Photo Mixup In Gerken Family History


| January/February 1991



Water Hauler

'This picture was taken in July, 1919 on my fathers nephew's farm here east of Humboldt, Kansas, Mr. John Mueller's farm. My father, H.C. Gerken, is seen standing on the engine platform holding his hat. Mr. Fred Hattenstein, the water hauler, is standing behind him. My uncle, L.F. Gerken, is standing with his hands on his hips at the far left end of the picture. Three Mueller brothers are standing at the front end of the separator: Jake standing next to the separator, John standing next to him, and brother Martin standing next to John. As you may notice, this is the year with the Ruth feeder on the separator.' Photo courtesy of Junior Gerken.

In our last issue of Iron Men Album, November/December 1990, we ran an account of the Gerken Family of Kansas' history in the threshing business (pages 16-18, and back cover).

The centerspread photo we used was misidentified. Junior Gerken wrote the following to correctly describe that scene.

'His photo was taken in the middle to late 1890's. The separator was a Nichols and Shepard 'Red River Special,' and as you will notice, the picture was taken before the days of the straw blower (stacker). You will also notice two men standing beside the separator with half-bushel measures in their hands. They measured the grain by hand as there were no mechanical grain weighers at that time'.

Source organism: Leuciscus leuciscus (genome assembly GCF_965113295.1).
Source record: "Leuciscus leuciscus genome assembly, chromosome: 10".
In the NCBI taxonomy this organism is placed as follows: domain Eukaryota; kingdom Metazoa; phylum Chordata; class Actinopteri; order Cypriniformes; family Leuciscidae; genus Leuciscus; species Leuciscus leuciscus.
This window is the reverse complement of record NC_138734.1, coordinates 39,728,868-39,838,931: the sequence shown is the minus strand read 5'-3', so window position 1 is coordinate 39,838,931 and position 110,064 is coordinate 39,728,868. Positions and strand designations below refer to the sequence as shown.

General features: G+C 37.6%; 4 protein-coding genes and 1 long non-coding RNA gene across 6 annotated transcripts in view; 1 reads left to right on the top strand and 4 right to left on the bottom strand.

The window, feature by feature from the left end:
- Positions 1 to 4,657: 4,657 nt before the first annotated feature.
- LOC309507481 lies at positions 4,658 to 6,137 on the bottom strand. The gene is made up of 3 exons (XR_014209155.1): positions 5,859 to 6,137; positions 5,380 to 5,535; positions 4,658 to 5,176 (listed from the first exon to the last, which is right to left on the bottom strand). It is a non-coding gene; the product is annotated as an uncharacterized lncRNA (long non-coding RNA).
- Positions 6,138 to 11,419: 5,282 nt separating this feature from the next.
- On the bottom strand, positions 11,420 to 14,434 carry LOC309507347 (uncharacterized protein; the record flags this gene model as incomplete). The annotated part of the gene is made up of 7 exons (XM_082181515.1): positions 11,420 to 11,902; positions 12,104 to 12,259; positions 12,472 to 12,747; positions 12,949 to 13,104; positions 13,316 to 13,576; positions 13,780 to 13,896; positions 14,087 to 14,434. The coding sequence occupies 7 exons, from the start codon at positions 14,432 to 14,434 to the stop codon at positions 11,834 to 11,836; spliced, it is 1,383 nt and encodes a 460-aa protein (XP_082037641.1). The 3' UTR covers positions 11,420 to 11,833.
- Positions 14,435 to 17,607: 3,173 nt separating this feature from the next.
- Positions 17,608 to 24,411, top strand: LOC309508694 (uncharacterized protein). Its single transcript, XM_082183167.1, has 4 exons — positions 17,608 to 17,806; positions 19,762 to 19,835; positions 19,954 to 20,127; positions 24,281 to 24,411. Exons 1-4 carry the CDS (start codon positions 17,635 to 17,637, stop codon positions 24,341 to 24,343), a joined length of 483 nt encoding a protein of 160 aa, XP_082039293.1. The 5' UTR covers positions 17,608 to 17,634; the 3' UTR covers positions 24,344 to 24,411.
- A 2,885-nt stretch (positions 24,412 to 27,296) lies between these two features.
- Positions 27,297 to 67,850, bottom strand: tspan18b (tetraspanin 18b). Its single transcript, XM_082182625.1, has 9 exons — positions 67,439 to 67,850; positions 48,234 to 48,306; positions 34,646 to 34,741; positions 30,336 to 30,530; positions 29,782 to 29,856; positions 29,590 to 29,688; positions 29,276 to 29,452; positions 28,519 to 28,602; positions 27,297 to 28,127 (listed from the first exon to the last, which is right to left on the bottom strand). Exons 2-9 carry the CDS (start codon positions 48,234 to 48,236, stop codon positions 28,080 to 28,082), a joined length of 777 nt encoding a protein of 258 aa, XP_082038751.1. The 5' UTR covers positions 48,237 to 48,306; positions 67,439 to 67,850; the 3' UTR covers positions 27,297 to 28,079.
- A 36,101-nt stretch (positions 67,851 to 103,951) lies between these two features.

'The steam engine was a 10 HP Nichols and Shepard, serial number 1003. I still have the wooden metal lined auxiliary water tank that you see in front of the smoke stack, with the cast iron serial number name plate still on it. I also still have the heavy cast iron front wheels. Dad said it had a wooden front axl.'

'Standing on the engine platform: first, my grandfather with the full beard, then my father, H.C. Gerken, beside him. Next, my uncle (Dad's oldest brother), L.F. Gerken on the seat of the water wagon just in front of the engine, holding the reins to the team hitched to the wagon. I remember this much from what Dad said. I cannot identify any further.'